World Wildlife Week: Nature lovers talk about animals in Maharashtra's forests

Oct 06, 2017, 08:30 IST | Dhara Vora Sabhnani

This World Wildlife Week, nature lovers relive their memorable trysts with fauna in Maharashtra's forests

Pic courtesy/ Dr Caesar Sengupta
Pic courtesy/ Dr Caesar Sengupta

A leap of green
What I spotted
While Maharashtra has several reserves famous for tiger-spotting, namely Melghat, Tadoba, Pench, Nagzira, Sahyadri, Bor, Umred Karhandla and Tipeshwar, Amboli Ghat is not as explored as the others. I have always been fascinated by the lesser fauna of forests and particularly the rain forests. The Malabar Gliding Frogs (in pic) are typical of Amboli. True to their name, they glide from one tree to another with the help of their webbed feet that act as wings. The aren't found elsewhere.

A lifetime memory has to be the frog named after me by Dr SD Biju, Indosylvirana caesari or the Maharashtra Golden-backed Frog, in Koyna. I was part of the research team led by Dr Biju, called Lost Amphibians of India. For several years this frog was called Hylarana temporalis. This study proved that the species is non-existent in India. And the species that was wrongly named is a new species, the Maharashtra Golden-backed Frog.
Best time to spot
Monsoon and post monsoon.
How to get there
Reach Sawantwadi either by road or train (520 km approximately). Amboli is an hour's drive.
Dr Caesar Sengupta, wildlife photographer

Pic courtesy/ Asif N Khan
Pic Courtesy/Asif N Khan

Pitta patter with a woodpecker
What I spotted
My favourite sighting has to be the Indian Pitta (Pitta brachyura). In Marathi, the bird is known as navrang (nine colours), an appropriate name for this colourful bird. They are local migrants breeding in the Himalayas and parts of central and western India; you can spot them in Karnala as well. The bird has a beautiful two-note whistle.

I was birding in Karnala Bird Sanctuary with a few friends from BNHS. We were looking for another interesting bird called the Heart-spotted Woodpecker, when we heard the distinctive two-note whistle of the Indian Pitta. The bird was a lifer (birding term for a species not spotted by you before) for both of us. We located the tree, and saw it flicking its head in rhythm on the top branches. The morning light brought out its colours perfectly. After calling for a while, it came down looking for insects and gave us a chance to photograph it.
Best time to spot
First and second week of June.
How to get there
Panvel is the nearest railway station. Auto-rickshaws and taxis are available from the station to Karnala fort. Karnala is also accessible by road via the Mumbai-Goa highway.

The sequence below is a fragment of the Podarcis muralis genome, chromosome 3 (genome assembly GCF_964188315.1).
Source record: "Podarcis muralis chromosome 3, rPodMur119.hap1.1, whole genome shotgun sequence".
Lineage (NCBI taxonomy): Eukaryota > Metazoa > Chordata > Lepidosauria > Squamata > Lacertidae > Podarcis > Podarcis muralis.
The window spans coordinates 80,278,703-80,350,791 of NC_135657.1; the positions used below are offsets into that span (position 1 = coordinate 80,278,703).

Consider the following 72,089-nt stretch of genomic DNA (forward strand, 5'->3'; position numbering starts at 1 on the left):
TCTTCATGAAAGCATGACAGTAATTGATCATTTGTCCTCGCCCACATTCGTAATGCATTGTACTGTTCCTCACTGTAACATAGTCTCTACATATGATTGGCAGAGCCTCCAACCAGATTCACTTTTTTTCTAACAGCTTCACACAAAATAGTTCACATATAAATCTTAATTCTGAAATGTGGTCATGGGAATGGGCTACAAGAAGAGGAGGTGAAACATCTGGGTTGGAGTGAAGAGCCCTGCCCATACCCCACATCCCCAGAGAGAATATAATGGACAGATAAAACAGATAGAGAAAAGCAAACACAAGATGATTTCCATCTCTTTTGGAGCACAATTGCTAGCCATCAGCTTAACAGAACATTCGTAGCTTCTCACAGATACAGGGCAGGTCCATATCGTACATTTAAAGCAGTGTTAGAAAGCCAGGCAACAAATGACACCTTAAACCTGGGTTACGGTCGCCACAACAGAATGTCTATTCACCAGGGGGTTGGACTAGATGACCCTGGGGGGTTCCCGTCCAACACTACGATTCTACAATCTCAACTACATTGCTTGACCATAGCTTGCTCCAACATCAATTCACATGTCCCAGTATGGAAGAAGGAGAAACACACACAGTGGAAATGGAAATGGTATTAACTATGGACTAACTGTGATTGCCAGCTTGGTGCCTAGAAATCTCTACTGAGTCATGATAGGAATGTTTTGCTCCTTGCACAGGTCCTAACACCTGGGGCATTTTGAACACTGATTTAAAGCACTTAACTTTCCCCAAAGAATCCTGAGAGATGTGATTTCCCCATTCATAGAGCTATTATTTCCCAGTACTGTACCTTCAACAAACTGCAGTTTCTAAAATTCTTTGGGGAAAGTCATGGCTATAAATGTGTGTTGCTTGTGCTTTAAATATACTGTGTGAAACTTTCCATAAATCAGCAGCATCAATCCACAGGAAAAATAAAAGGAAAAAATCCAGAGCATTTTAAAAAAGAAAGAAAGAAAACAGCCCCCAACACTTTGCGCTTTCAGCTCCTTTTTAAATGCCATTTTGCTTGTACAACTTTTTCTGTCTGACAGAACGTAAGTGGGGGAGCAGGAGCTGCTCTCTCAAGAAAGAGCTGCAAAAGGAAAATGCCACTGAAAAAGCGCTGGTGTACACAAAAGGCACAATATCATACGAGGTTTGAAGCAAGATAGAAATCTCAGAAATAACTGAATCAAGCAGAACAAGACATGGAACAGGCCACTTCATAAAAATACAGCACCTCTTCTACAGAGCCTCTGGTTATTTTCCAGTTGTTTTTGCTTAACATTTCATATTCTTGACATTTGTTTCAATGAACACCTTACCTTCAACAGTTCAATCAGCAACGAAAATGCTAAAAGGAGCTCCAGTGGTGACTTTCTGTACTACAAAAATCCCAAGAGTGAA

Asif N Khan, associate officer at Bombay Natural History Society

Pic Courtesy/Kedar Bhide
Pic Courtesy/Kedar Bhide

The big chase
What I spotted
I have photographed more wildlife outside of protected areas. But I remember this one shot of wild dogs from Tadoba Andhari Tiger Reserve. While driving through Kolsa range, around one corner, we spotted a group of wild dogs who had just caught a sambar. They were resting around the fallen sambar as they might have been tired after a long chase. It was an unusual opportunity as it is not easy to find a wild dog in chase; you may just spot a tiger but a wild dog is rare.

Best time to spot
In the winter months from November to December.
How to get there
Tadoba is accesible by road via Aurangabad-Nagpur highway (857 km). Chandrapur is the nearest railway station.
Kedar Bhide, herpetologist and wildlife photographer

Pic Courtesy/Debi Goenka
Pic Courtesy/Debi Goenka

12 memorable minutes
What I spotted
My favourite national parks in Maharashtra are Tadoba, Melghat, Tungareshwar, Nandur-Madhameshwar and Pench. But this spotting was when I was at Sanjay Gandhi National Park waiting for my colleagues, who were delayed for a meeting. I decided to go for a walk and took a forest guard along to keep me company. We were walking along the main road, listening to bird calls. At a turning, we saw a leopard walking towards us at a distance of about 30 metres.

The leopard was as surprised as we were, but didn't appear disturbed. He looked at us and sat on the road. We stood where we were, to see what would happen. This happy state of affairs continued for about 12 minutes. Unfortunately for us, a car drove down disturbing the leopard, who ambled off the road. We waited for a while hoping that the leopard would re-emerge, but he had enough of us. This is the only time that I have seen a leopard while I was on foot. I thanked my colleagues for coming late.
Best time to get there
Throughout the year, post sunset.
How to reach
Borivli is the nearest railway station. Auto-rickshaws and taxis are available outside the station.
Debi Goenka, environmentalist

Other events to catch

Meet butterflies in the wild
Sign up for Breakfast with Butterflies, a trail organised in the Conservation Education Centre of BNHS. The workshop will also include tips on creating your own butterfly garden.
on October 8, 8 am
AT: BNHS Conservation Education Centre, inside Film City, Goregaon East
CALL: 9594953425
EMAIL: cecbnhs@gmail.com
ENTRY Rs 500

Discover the world of insects
Dr Amol Patwardhan and Hemant Karkhanis will lead a nature trail to explore the world of insects in the mangroves.
ON: October 7, 8 am
AT: Godrej Mangroves, Vikhroli East.
MEETING POINT: Main Gate of Godrej Creekside Colony, off Eastern Express Highway, Vikhroli (East).
RSVP: hvk@godrej.com. Mention your name, age and contact number.

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